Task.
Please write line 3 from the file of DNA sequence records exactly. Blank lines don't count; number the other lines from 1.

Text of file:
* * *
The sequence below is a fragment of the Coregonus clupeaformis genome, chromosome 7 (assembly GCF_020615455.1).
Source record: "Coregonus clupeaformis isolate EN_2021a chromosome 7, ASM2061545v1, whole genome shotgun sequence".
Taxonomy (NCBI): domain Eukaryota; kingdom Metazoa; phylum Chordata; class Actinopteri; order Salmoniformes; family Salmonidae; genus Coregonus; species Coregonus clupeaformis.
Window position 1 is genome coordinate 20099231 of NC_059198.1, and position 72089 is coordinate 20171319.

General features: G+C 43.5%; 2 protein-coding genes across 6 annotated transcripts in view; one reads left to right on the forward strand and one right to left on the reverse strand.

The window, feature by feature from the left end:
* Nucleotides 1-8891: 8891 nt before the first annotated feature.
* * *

Taxonomy (NCBI): domain Eukaryota; kingdom Metazoa; phylum Chordata; class Actinopteri; order Salmoniformes; family Salmonidae; genus Coregonus; species Coregonus clupeaformis.